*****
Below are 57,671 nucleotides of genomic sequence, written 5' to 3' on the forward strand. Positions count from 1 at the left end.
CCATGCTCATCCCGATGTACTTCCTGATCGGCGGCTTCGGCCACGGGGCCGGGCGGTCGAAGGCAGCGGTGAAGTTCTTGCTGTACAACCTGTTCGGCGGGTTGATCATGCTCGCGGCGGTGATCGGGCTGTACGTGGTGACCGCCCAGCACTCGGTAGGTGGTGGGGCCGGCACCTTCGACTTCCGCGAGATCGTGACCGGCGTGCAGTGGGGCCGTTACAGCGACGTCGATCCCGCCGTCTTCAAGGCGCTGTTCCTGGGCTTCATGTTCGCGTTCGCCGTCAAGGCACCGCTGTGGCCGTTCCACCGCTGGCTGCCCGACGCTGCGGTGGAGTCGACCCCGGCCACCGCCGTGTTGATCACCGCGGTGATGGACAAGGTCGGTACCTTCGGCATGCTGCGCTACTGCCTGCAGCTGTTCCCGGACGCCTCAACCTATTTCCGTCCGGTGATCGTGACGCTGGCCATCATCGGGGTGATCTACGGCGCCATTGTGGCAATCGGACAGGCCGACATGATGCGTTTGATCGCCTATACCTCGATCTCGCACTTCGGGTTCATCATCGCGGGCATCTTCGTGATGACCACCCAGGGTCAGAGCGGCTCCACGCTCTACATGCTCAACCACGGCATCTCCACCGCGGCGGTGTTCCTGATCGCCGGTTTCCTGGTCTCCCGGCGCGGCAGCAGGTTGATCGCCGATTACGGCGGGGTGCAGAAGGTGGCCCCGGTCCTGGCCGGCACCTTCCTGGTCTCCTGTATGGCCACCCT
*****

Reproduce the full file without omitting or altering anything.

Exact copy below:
Below are 57,671 nucleotides of genomic sequence, written 5' to 3' on the forward strand. Positions count from 1 at the left end.
CCATGCTCATCCCGATGTACTTCCTGATCGGCGGCTTCGGCCACGGGGCCGGGCGGTCGAAGGCAGCGGTGAAGTTCTTGCTGTACAACCTGTTCGGCGGGTTGATCATGCTCGCGGCGGTGATCGGGCTGTACGTGGTGACCGCCCAGCACTCGGTAGGTGGTGGGGCCGGCACCTTCGACTTCCGCGAGATCGTGACCGGCGTGCAGTGGGGCCGTTACAGCGACGTCGATCCCGCCGTCTTCAAGGCGCTGTTCCTGGGCTTCATGTTCGCGTTCGCCGTCAAGGCACCGCTGTGGCCGTTCCACCGCTGGCTGCCCGACGCTGCGGTGGAGTCGACCCCGGCCACCGCCGTGTTGATCACCGCGGTGATGGACAAGGTCGGTACCTTCGGCATGCTGCGCTACTGCCTGCAGCTGTTCCCGGACGCCTCAACCTATTTCCGTCCGGTGATCGTGACGCTGGCCATCATCGGGGTGATCTACGGCGCCATTGTGGCAATCGGACAGGCCGACATGATGCGTTTGATCGCCTATACCTCGATCTCGCACTTCGGGTTCATCATCGCGGGCATCTTCGTGATGACCACCCAGGGTCAGAGCGGCTCCACGCTCTACATGCTCAACCACGGCATCTCCACCGCGGCGGTGTTCCTGATCGCCGGTTTCCTGGTCTCCCGGCGCGGCAGCAGGTTGATCGCCGATTACGGCGGGGTGCAGAAGGTGGCCCCGGTCCTGGCCGGCACCTTCCTGGTCTCCTGTATGGCCACCCT